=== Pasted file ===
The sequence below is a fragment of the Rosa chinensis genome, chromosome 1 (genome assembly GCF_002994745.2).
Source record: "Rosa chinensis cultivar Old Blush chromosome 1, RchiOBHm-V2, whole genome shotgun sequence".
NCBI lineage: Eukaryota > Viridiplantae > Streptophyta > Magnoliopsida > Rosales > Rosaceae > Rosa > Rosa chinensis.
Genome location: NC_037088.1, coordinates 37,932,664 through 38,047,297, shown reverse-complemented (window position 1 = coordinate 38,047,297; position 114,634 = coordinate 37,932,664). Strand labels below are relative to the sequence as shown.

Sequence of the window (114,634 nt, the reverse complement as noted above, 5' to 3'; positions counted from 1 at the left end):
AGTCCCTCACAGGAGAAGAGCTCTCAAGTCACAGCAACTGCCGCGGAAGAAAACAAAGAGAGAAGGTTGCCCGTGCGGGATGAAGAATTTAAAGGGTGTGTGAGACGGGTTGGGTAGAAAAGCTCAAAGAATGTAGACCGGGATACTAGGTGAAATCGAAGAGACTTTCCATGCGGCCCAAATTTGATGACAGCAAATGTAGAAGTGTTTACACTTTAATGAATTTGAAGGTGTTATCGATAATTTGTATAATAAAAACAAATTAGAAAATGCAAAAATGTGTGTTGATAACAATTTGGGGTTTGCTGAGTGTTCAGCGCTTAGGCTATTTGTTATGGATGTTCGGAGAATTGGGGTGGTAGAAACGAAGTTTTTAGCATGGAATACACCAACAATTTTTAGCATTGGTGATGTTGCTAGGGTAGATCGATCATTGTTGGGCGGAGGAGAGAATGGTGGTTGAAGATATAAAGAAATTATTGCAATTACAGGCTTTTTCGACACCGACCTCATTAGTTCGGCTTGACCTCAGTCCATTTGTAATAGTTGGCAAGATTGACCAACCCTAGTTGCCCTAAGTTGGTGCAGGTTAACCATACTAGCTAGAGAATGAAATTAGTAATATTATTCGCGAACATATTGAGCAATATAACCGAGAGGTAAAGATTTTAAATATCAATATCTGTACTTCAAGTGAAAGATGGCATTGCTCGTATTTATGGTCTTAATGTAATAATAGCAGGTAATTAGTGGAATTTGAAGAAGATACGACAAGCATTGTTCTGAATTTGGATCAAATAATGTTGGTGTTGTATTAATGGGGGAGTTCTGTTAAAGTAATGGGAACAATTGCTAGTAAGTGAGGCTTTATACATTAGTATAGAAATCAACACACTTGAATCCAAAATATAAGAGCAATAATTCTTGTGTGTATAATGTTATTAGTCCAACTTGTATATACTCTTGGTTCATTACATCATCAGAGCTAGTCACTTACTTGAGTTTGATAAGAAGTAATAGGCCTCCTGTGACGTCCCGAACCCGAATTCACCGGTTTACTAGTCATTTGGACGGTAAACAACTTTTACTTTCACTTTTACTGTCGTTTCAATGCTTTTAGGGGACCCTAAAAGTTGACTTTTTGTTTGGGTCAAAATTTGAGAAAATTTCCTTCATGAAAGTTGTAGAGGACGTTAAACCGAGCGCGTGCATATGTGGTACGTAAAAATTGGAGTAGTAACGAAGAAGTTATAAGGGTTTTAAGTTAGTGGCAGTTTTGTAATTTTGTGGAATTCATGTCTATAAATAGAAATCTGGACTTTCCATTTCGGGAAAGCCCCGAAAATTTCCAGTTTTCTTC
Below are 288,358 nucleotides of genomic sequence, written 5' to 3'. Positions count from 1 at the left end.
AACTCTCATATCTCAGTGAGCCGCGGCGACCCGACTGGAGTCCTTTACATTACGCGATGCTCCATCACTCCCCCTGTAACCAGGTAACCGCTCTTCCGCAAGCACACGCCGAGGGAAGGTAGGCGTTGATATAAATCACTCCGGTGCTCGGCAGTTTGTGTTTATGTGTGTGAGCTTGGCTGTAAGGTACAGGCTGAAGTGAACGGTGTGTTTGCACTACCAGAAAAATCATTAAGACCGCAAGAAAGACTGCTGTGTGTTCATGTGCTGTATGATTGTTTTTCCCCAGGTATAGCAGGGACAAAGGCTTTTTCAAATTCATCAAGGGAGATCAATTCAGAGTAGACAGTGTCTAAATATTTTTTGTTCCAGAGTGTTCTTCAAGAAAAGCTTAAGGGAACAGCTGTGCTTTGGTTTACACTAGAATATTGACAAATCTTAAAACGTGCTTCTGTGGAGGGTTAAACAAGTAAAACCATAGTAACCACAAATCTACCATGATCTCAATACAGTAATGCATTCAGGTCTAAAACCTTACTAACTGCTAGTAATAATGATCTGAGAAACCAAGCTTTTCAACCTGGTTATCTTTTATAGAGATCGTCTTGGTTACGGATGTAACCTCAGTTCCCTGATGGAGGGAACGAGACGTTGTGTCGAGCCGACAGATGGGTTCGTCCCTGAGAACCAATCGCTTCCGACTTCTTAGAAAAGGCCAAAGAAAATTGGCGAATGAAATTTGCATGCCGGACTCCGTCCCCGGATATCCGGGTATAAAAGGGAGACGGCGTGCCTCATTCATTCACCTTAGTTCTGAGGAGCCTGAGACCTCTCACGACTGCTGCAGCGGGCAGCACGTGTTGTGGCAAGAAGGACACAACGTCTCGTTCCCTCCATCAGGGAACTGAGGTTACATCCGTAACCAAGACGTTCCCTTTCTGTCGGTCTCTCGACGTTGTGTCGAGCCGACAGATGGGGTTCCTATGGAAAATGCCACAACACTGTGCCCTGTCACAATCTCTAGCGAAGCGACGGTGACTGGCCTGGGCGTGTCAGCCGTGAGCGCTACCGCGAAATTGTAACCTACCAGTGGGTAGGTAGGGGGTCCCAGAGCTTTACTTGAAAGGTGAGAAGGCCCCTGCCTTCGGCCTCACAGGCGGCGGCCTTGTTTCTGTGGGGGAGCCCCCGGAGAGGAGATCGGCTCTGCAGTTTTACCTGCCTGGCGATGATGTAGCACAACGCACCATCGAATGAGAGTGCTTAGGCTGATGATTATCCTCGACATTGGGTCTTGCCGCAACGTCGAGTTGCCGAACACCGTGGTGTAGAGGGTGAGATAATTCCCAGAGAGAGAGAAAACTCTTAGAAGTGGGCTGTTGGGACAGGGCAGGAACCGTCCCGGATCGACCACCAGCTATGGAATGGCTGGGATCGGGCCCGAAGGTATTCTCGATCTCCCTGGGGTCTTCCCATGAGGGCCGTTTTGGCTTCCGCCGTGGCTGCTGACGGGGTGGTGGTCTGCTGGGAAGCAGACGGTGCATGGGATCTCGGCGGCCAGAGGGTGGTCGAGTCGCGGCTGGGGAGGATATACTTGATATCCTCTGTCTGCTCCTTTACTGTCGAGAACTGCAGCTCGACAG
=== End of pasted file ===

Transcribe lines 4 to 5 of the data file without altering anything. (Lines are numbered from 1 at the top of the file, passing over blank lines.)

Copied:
Genome location: NC_037088.1, coordinates 37,932,664 through 38,047,297, shown reverse-complemented (window position 1 = coordinate 38,047,297; position 114,634 = coordinate 37,932,664). Strand labels below are relative to the sequence as shown.

Sequence of the window (114,634 nt, the reverse complement as noted above, 5' to 3'; positions counted from 1 at the left end):